Scottish Mortgage 18 October 2022
Disclosure – Independent Investment Research
This is independent research issued by Kepler Partners LLP. The analyst who has prepared this research is not aware of Kepler Partners LLP having a relationship with the company covered in this research report and/or a conflict of interest which is likely to impair the objectivity of the research and this report should accordingly be viewed as independent.
To achieve a greater return than the FTSE All-World Index (in sterling terms) over a five-year rolling period
Source: Morningstar, JPMorgan Cazenove
Tom Slater; Lawrence Burns;
Association of Investment Companies (AIC) Sector
12 Month Yield
Dividend Distribution Frequency
Latest Market Capitalisation
Latest Net Gearing (Cum Fair)
Latest Ongoing Charge Ex Perf Fee
(Discount)/ Premium (Cum Fair)
Daily Closing Price
Scottish Mortgage (LON:SMT) is managed by Tom Slater and the recently appointed deputy manager, Lawrence Burns. Tom succeeds long-standing manager and industry veteran James Anderson, following his appointment as co-manager in 2015 and deputy manager in 2009. As a result, the strategy has not changed. SMT aims to generate superior returns for shareholders through investing in a portfolio of global equities and taking a highly active, long-term approach.
As discussed in Performance, the strategy has performed well over the long term, generating an annualised NAV total return of 20.5% versus the Global sector benchmark of 11%, over a ten-year period. This has resulted in SMT becoming the largest investment trust in the FTSE, benefitting investors through the transfer of exceptionally low fees.
Tom and Lawrence seek companies that can deliver exceptional returns, investing in them during the early stages of development to capture long-term organic growth. As discussed in Portfolio, in recent years, this has resulted in a greater allocation to private companies, which now make up almost a third of the portfolio. Furthermore, the managers invest into new, disruptive technologies, focussed on tackling underlying structural challenges centred predominantly around global digitisation and the internet. They see opportunities to allocate more to manufacturers, especially those aligned with the renewable energy transition, which have exposure to new ‘emerging’ technological centres, such as China.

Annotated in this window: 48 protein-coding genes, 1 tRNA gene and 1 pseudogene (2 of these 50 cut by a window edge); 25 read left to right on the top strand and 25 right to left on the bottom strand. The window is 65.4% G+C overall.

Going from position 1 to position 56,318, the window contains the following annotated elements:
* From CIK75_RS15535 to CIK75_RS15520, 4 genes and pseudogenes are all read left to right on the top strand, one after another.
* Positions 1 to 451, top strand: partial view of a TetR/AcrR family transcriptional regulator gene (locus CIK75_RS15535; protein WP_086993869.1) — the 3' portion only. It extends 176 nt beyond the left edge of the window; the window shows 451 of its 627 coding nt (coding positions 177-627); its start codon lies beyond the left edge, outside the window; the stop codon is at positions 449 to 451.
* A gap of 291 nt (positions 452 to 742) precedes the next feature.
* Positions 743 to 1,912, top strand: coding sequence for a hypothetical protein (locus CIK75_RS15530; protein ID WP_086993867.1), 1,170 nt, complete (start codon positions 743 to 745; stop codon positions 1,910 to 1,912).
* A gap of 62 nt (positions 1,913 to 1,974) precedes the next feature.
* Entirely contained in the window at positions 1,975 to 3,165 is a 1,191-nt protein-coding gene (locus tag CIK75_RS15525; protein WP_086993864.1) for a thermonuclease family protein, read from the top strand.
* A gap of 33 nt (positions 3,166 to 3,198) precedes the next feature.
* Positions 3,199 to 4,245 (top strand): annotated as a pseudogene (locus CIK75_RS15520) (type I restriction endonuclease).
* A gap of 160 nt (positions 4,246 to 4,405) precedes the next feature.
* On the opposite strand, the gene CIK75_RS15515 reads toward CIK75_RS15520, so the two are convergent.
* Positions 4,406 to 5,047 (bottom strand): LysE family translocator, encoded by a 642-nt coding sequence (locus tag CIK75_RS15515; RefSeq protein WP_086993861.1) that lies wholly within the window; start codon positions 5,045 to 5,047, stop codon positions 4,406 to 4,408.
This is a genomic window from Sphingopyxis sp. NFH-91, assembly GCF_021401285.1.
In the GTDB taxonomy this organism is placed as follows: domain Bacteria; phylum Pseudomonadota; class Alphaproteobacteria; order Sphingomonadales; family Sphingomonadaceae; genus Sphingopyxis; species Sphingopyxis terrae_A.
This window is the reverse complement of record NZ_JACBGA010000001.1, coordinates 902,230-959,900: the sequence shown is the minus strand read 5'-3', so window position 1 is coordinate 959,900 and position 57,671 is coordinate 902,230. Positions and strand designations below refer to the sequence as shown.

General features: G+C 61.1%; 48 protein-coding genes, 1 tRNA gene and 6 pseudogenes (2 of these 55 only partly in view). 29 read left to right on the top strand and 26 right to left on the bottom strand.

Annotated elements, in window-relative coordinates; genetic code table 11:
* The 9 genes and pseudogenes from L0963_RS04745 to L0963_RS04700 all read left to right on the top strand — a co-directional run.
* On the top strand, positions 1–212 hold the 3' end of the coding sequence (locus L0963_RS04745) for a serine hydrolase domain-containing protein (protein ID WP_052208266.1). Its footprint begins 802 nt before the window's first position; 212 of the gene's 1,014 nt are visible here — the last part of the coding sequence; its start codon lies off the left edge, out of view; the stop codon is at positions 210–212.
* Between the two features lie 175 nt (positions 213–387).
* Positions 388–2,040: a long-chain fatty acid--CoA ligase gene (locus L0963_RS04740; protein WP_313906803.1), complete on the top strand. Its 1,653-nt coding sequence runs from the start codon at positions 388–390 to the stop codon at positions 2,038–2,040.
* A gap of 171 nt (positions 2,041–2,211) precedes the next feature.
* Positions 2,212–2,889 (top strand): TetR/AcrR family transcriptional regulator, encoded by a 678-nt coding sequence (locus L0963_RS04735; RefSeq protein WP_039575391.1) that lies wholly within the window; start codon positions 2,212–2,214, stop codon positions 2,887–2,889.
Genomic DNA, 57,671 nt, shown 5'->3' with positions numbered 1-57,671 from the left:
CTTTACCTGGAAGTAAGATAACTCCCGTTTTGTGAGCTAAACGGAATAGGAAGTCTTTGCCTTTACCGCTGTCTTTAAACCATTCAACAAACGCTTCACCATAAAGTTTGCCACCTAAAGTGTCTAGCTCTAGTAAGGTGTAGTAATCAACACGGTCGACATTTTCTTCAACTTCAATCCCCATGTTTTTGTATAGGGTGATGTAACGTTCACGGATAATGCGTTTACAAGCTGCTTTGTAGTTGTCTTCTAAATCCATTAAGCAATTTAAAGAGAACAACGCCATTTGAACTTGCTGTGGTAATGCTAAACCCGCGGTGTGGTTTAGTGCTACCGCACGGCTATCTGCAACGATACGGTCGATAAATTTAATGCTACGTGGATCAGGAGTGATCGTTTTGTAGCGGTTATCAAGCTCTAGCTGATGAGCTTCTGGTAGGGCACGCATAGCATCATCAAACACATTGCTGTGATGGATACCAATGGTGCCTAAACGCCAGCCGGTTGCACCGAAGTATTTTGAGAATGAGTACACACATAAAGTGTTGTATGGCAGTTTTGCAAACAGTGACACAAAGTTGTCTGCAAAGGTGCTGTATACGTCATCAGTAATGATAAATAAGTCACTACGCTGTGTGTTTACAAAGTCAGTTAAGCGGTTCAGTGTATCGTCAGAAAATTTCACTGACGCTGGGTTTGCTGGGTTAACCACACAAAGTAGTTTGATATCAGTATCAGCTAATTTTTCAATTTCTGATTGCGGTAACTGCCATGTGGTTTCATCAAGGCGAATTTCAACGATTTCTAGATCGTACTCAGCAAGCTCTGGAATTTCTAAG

The managers utilise a Gearing facility which at the current level of 14% is higher than the five-year average of 7.9%. Currently, SMT trades at a Discount of 12.7% and less risk-averse investors may see this as a good entry point.
Scottish Mortgage (SMT) has been impacted over the last 12 months. Largely, this is due to a shift in investor sentiment as geopolitical pressures remain heightened, inflationary pressures persist, and interest rates remain on an upward trajectory. This scenario has resulted in a broad-based higher-risk strategy sell-off which has hit, particularly, technology-focussed, concept stocks whose valuations rely heavily on forward-looking cash-flow projections. However, as discussed in Performance, the managers’ consistently high-conviction and active investment approach, remains seemingly unaffected following the transition to Tom Slater becoming sole manager in April 2022. We believe this uncompromising investment approach has been the driving force behind SMT’s significant annualised outperformance of the peer group and the benchmark over the past decade, and as longer-term economic conditions begin to ease, it may present further opportunities for SMT to flourish.
SMT’s allocation to private companies, that are traditionally harder to access for investors, in addition to the greater allocation to the ever-growing Chinese market, despite recent regulatory pressures, both offer genuine diversification benefits away from some closet index-plus strategies. Naturally, the strategy is volatile and highly susceptible to periods of significant drawdowns and may be impacted adversely, as the cost of borrowing rises, and investor capital is harder to come by. However, the manager’s focus on operational companies that are gaining market share should be less susceptible to failure and balance out the development-stage, higher-risk stocks in the portfolio.
- Long-term track record of outperformance and alpha generation through highly active approach
- Offers significant exposure to unlisted early-stage companies
- Fees are very competitive for an active fund
- Persistent inflation and high interest rates have proven to be headwinds for the strategy
- High-conviction single stock positions can enhance volatility of returns
- Increased allocation to private companies may present liquidity problems if demand for the trust continues to fall